Then a grey-robe entered, and darted quickly to the desk to whisper something to Orinius, who paled suddenly. He gestured dismissal to the man, and then glared down at Harl near the feet of the desk.
“A master has been poisoned and now lies dead! The same greening was used as on the boys who attacked you. Are you still certain you know nothing of this?”
Harl looked up through his lengthening fringe at the copper skinned man. “I have been here for three days! How could I have done anything?!”
“Perhaps something in the food or the water?”
“The boys have no access-” Cole began but was cut off by Orinius.
“Of course I know that! And you should know your place Cole! Now that riding the cart is too hard for you. Know your place!” Orinius shrieked.
Cole nodded and folded his hands into the sleeves of his grey-robe.
Orinius grumbled to himself and returned to his book, trying to concentrate again. “By Lios! I can have no peace!!” He fumed, and stood. “I shall have to examine the master’s body I suppose. Cole, watch the boy!”
Cole nodded as Orinius disappeared out of the main door of the study, and went back to looking blankly as he stood, arms still followed. Harl thought how best to proceed. There had to be a trick to this as well. Surely, if Cole was a master now, then…
“I want to look at his book.” Harl said, with authority in his voice. The same tone that had worked on other masters.
“I am to make sure you behave, and Orinius has not allowed you to read his books yet.” Cole’s hands were released from the sleeves and seem to twitch about his thighs, as though craving missing weapons. Harl knew they were locked away in a trunk in the room; numerous daggers, the crossbow, and the precious roarer. Part of Orinius’ gloating control of the woods-voln in his new role.
“You were told to watch me, and you can watch me reading.” He carefully got to his feet, waiting for Cole to move to mete out any punishment with his fists that he thought fit.
Silence and then. “True enough, lad.” Cole nodded and turned his eyes back to simple observation. Harl began to breathe again, and near crept to the desk to look at the book that had captivated Orinius.
On the spine the three silver numbers: five, six, one.
“Five, six, one. Why?” The question was to himself, so he was surprised when Cole volunteered the answer, although still staring almost blindly ahead of himself.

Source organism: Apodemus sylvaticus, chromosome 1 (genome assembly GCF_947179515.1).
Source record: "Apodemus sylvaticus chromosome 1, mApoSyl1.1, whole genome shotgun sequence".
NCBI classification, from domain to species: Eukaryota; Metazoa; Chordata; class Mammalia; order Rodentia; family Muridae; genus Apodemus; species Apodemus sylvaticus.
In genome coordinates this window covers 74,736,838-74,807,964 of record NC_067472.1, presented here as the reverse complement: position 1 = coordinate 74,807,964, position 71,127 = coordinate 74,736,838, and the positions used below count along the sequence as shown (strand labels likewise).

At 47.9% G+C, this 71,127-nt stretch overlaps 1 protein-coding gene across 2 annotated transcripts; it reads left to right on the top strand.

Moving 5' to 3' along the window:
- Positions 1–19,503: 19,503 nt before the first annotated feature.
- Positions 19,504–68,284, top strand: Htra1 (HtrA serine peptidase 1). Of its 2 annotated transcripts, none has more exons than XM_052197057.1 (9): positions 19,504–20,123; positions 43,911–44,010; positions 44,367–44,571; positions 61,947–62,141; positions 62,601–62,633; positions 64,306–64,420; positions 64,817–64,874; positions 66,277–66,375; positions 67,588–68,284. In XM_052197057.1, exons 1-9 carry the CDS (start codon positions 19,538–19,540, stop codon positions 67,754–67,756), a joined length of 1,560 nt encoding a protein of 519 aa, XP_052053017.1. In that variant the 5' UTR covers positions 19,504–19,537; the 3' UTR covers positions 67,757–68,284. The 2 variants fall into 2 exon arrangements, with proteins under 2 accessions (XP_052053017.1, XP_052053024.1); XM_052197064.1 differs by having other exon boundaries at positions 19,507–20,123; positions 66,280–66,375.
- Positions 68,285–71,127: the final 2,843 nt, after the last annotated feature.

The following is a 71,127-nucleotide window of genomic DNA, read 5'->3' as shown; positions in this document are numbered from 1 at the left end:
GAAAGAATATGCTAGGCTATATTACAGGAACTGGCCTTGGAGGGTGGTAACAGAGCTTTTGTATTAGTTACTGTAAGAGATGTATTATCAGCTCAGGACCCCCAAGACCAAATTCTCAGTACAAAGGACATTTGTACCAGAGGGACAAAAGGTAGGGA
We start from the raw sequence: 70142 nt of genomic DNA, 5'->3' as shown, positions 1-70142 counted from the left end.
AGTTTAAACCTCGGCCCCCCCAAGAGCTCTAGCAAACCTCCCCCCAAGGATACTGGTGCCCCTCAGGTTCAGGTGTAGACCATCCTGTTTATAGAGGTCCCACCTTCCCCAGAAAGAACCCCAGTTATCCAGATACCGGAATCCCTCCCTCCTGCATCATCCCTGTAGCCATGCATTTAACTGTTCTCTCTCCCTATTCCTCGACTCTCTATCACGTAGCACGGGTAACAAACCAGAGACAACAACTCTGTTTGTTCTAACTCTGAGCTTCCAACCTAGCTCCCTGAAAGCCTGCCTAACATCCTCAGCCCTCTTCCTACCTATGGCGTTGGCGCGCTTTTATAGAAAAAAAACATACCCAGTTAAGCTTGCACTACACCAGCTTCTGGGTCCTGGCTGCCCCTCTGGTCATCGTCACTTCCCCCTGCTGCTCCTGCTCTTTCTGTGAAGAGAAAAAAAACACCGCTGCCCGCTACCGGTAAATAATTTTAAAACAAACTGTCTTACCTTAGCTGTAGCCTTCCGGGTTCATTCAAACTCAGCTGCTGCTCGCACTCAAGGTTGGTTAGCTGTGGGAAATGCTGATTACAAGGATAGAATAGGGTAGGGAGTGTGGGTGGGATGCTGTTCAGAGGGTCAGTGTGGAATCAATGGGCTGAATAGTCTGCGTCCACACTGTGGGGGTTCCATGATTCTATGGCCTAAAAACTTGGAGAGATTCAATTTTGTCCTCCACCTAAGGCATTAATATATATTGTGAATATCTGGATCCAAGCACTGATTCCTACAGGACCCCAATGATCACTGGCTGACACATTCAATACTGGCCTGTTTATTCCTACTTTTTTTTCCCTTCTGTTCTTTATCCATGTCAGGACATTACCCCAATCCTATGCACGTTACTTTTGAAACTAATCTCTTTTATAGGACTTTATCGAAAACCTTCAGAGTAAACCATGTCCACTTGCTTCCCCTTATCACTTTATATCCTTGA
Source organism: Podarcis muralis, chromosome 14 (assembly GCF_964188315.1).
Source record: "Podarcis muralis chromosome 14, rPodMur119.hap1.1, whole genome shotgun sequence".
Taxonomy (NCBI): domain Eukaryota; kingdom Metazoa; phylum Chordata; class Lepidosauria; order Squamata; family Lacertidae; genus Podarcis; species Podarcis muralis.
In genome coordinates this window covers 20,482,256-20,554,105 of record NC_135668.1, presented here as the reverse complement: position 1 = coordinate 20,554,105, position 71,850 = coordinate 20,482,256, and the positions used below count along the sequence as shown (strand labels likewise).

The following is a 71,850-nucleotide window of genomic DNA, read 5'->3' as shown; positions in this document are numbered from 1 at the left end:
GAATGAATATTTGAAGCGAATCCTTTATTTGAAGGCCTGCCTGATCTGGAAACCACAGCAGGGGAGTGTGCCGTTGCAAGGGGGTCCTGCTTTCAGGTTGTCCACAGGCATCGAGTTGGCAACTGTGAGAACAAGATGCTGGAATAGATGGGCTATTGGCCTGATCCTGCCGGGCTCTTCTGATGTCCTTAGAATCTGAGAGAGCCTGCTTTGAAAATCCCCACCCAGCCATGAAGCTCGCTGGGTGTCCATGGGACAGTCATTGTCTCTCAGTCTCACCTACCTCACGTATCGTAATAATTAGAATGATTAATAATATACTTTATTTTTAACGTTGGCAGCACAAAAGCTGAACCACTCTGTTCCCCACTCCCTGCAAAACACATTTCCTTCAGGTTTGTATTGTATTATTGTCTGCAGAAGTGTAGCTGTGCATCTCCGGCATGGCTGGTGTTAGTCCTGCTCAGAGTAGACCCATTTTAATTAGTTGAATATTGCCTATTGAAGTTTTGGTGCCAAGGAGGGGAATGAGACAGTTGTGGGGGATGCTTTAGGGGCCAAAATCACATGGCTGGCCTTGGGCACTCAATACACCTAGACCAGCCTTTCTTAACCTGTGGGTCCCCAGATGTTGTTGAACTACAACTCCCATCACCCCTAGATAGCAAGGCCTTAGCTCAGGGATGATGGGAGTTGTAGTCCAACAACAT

“He wants to know why you are not harmed. He wants to know why he wasn’t, and Skylin before him. And before Skylin, Greff. And before Greff…” Cole intoned the names.
“How many have there been in charge here?” Harl interrupted.
“Tens. Hundreds maybe. Orinius has all their histories.”
“If I asked you what is happening here, would you tell me?”
Cole paused. “Perhaps. Perhaps even I do not know everything. Perhaps only Lios knows it all, and that’s why he sends so much gold here. I think I have the edges of the mystery, the shape of it, but I think there is still more.”
Harl flicked through the book, finding the last entry. Details of a woods-voln called Harl who’d been brought to the castle by Cole who’d paid a few copper for him in Bara. And before him, a city-voln lad who’d died of his wounds after two years in the room. And before that lad another city-voln who’d died on his first day. And another who’d made it to two weeks. And a farm-voln who lost an arm before finding a way to kill himself. And on and on, description after description. Looking at the dates he saw years and years of boys in five, six, one. Many died. A few survived and became masters in time. And in all the years, only one who was entirely unharmed. Harl. There was no obvious pattern even among those who had survived, they were of different volns, cities and sometimes even countries – from a time before the war, Harl thought. Some were bought, and some were stolen. He didn’t have the book of numbers but each entry had a reference made up of numbers and signs, all beginning with the symbol for Lios, making Harl think that there was a way to cross-reference the boys to their figures – the measuring of them that had been done on their first days.
Finally, he reached the first entry, and worked out the difference in years and dates to know that Fysiwon had been locked away for at least ninety-seven years in all. And that he had killed hundreds of boys.
He realised he was crying when the first tear splashed onto that first entry and blurred the ink in a spreading pattern. “Oh by the bastard gods!” he yelped, panicking and drawing up his shirt to gently dab at the page. It was a badly done job, leaving behind a tinge of black ink. He looked up, expecting Cole’s punishment to rain down on him at any time, but the man was still just silently staring. Harl returned the book to the page Orinius had been looking at, and went back to his chores, focussing on a quill as though he could pretend that nothing had just happened. Pretend that Fysiwon hadn’t…